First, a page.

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Everything posted by niraD

  1. You mean writing implement vs no writing implement? Sorry, but I don't understand how that plays into it at all. The new system would be a simple change from the current one, just adding 10ml as the dividing line between nano and micro: nano: 10ml or less micro: 10 - 100ml small: 100ml - 1000ml (1L) regular: 1 - 20L large: 20L or more
  2. We already have a definition. From the Help Center article Cache container sizes, "If a micro cache is less than 10 milliliters, it’s often called a nano cache."
  3. True, but if the CO wants to provide an indication, then that can be in the cache description (e.g., "a regular-size object, but there is only room for the log sheet").
  4. Whether you drill a boulder or stump of your own and bring it to the site, or whether you drill an existing boulder or stump (WITH PERMISSION), I think what matters is whether finding the "host" object reveals that you've found the geocache, or whether you need to find the micro-size container within the "host" object before you know that you've found the geocache.
  5. If the "host" object really is camouflage, then I agree with you. If I find the "host" object and don't know that I've found the cache, then I'm really looking for the micro-size container, not the "host" object. In that case, listing it as micro makes more sense. But sometimes it's obvious that the "host" object is the cache, but the actual container inside is micro-size. I'm looking for a larger object with a micro-size container, so listing it as other makes more sense. I don't think it matters how "firmly" attached the container is to the "host" object. A tree stump with a bison tube is still pretty much the same regardless of whether the bison tube has been epoxied into a hole, or whether the bison tube can slide in and out of the hole.
  6. When I find the larger "host" (the concrete bear or the concrete stone), will I know that I have found the cache? Or will I have to find the micro-size container hidden inside the host before I know that I have found the cache? If I'm looking for the larger host, but the actual container is micro-size, then I would list it as Other. If I'm looking for the micro-size container, and finding the larger host doesn't reveal that I've found the cache, then I would list it as Micro.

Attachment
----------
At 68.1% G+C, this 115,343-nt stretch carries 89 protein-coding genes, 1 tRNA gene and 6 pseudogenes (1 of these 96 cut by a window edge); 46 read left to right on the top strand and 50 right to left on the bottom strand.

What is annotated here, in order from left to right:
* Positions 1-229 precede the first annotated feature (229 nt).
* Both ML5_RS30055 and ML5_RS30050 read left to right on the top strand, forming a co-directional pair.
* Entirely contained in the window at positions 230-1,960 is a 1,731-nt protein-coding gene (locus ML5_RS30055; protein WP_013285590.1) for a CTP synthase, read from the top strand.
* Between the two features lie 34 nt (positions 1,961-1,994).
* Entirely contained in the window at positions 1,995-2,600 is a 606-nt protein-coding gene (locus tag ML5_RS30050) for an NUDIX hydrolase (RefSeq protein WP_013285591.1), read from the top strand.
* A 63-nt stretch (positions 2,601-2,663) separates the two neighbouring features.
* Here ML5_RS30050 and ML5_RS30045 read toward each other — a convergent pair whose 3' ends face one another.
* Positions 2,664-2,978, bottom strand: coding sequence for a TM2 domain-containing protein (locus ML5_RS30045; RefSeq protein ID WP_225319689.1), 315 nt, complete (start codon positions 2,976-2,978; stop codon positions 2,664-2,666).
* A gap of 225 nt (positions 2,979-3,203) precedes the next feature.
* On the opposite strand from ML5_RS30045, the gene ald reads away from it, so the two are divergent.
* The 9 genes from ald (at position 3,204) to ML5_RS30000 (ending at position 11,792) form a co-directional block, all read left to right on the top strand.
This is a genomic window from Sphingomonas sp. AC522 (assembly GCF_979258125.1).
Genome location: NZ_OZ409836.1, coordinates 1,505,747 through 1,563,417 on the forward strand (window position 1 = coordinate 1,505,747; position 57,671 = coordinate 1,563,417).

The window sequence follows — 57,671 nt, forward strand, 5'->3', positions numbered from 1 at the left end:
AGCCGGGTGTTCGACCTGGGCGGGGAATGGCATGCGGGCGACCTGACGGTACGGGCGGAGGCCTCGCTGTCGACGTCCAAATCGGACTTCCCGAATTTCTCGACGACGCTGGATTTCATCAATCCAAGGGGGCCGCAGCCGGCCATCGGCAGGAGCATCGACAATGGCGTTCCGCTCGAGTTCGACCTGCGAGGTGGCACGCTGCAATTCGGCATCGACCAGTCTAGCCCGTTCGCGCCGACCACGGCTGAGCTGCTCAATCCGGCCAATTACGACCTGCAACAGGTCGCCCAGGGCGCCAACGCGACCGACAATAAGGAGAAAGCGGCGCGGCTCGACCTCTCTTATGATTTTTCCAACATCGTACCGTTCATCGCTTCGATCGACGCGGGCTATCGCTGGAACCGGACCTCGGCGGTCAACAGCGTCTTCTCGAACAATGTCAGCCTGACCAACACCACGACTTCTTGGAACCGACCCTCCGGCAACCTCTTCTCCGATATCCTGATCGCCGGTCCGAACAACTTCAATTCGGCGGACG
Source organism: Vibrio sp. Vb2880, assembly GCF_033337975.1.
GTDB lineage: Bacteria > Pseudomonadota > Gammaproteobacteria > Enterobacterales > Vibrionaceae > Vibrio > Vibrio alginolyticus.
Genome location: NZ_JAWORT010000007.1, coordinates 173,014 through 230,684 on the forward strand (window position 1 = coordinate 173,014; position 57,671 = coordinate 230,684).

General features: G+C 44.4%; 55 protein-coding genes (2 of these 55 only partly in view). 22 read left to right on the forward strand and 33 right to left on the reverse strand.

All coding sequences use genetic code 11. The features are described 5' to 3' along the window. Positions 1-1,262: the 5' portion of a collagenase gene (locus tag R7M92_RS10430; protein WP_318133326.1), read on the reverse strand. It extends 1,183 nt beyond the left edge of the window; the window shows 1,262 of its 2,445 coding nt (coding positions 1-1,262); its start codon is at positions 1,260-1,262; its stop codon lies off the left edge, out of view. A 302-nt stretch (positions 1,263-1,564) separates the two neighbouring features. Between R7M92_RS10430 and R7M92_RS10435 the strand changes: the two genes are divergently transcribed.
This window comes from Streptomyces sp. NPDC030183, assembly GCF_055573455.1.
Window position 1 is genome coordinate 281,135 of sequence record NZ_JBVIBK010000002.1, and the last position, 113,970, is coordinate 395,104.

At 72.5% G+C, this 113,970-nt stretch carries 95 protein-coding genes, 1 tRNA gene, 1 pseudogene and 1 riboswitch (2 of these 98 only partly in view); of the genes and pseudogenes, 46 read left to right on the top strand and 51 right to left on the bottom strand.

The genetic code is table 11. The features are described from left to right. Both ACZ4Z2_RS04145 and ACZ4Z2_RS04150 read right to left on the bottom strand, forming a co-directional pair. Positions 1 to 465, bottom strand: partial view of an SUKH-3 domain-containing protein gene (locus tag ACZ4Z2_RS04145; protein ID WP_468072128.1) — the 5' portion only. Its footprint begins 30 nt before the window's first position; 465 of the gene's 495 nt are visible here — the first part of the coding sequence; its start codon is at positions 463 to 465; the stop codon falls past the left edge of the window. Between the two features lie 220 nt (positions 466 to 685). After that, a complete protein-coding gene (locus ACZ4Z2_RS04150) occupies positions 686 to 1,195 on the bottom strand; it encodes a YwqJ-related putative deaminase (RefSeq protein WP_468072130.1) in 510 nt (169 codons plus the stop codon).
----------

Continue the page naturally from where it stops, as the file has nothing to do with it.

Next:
7. I expect the CHS to be around for a while myself. But supposedly the algorithms have been updated, and will continue to be updated. Most geocachers are completely unaware of the CHS and its interpretation of what logs may or may not mean. They aren't going to change the way they log to suit the CHS. If the CHS is going to become more aligned with the way geocachers actually post logs, then the change must come from the CHS algorithms because the majority of geocachers are not going to change.
  8. If the CHS system can't deal with the way people actually post logs, then the CHS system needs to be fixed. Most people will not change the way they post logs to suit the CHS system's limitations.
  9. I look up their profiles on geocaching.com and send them individual email. Then I wait until they reply with their email address before I send email to multiple recipients. Or, if they all let geocaching.com show their email addresses on their profiles, then I can skip all that and just send email to multiple recipients.
  10. If you want to have a second conversation with that cache (e.g., about a different topic), then oh HECK no!! And so on. I find the email works so well for conversations with geocachers that I see no need to use the Message Center with all it's limitations.
  11. This forum really needs a "Sad" response.
  12. I found a LFL cache that used a fake book. The original fake book cache container had been taken. The replacement couldn't be taken. It was a wooden drawer built into the LFL that looked like a book. There were real books stacked on top of it, something like this:
  13. Those are some of my Favorites as well. I've found a few that simply replicated part of a structure, and made the replica the camouflage for the cache. I also enjoy caches that feature local history or public art.
  14. When location-based Souvenirs came out, people were confused/upset when they got the Souvenir for a place that they had never visited. So an exclusion list was created to prevent people from getting the Souvenir for caches that had moved (grandfathered traveling caches and things like that). Geocachers didn't want Souvenirs for caches like this, so Groundspeak created the list.